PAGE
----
we know that people don’t always take the long-term view, it’s time for people to get more educated about the options available to them [and] find out how they can best prepare for retirement, just in case there is a cut in benefits or, in an absolute worst- case scenario, there are no benefits from Social Security.
Parrish: But I think that’s the problem. There are individuals who depend on Social Security as their only means of retirement income. A lot of people aren’t taking advantage of the Roth IRAs and 401(k)s. You have so many people at or below the poverty line who depend on Social Security that the plan might not go through because of that.
Jones: Another problem is that the promise is no benefit changes will occur to those who are at or near retirement. One way to approach this is to focus on the long-term return implied in what you actually collect on Social Security—about 2.5%. The chance to accumulate a much greater retirement nest egg, through your own means, will be the primary argument to persuade young people to participate.
BE: What strategies are you giving your clients concerning Social Security?
Parrish: We cater mostly to individuals, and for younger people we’ve discounted Social Security being there for them. That is until now. We are stressing the importance of growth. We invest most of their money in large-cap stocks then put some in mid-cap, small-cap, and international. We are taking an aggressive stance. For middle-aged people, if you have over a 10-year horizon, we’re putting a lot of their money into growth as well. The rule at my firm is that any money you need in the next 10 years needs to be invested in high-quality, fixed-income securities. Any money you need beyond that time frame should be invested in growth.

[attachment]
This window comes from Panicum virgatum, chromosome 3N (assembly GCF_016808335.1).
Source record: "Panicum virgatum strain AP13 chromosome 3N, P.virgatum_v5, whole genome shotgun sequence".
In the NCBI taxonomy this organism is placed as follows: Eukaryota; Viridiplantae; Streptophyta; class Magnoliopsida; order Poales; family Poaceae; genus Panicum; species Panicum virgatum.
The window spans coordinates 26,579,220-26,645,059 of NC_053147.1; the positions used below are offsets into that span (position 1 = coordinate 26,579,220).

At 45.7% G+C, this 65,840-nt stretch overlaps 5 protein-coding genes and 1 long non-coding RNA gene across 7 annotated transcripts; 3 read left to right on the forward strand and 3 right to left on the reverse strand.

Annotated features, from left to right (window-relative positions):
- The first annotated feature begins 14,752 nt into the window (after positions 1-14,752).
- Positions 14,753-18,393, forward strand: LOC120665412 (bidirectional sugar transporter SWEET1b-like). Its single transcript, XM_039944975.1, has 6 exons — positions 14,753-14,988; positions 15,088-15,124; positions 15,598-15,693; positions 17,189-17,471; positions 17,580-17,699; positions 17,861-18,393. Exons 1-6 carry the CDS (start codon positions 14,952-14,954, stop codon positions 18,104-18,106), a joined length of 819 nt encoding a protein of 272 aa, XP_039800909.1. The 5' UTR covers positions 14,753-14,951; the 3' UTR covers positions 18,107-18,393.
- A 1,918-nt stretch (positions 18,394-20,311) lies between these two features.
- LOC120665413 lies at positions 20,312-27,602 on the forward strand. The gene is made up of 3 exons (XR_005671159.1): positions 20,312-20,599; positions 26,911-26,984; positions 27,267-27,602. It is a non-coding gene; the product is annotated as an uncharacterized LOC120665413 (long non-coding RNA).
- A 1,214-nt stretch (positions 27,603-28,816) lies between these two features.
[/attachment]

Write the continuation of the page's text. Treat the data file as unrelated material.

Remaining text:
Jones: Our advice has a long-term focus, is fully diversified, and aggressive. One of the major mistakes investors make is g
oing with conservative investments over a long-term horizon. People should be shown charts of the difference in accumulation: small-cap and mid-cap returns have been in the high teens over the last several years, large-cap companies earned single-digit returns, and we’ve had a couple of good years in fixed income.
BE: What are some of the positive and negative trends you anticipate from the market in 2005?
Jones: We’ve come through a year of pretty strong economic growth, not the job growth many people thought should be occurring, but we did have close to 2 million additional jobs. Hopefully, that means there is a turnaround well on the way in terms of job creation. We’re fortunate to have a cheaper dollar. That should help our exports and industries like paper and heavy machinery compete with foreign companies.
On the negative side, the economy is slowing down. Our economic experts are toning down their expectations for 2005 to 3% or 3.5% growth. We enjoyed very strong profits in the corporate sector last year, 16% to 20% in various quarters. That will probably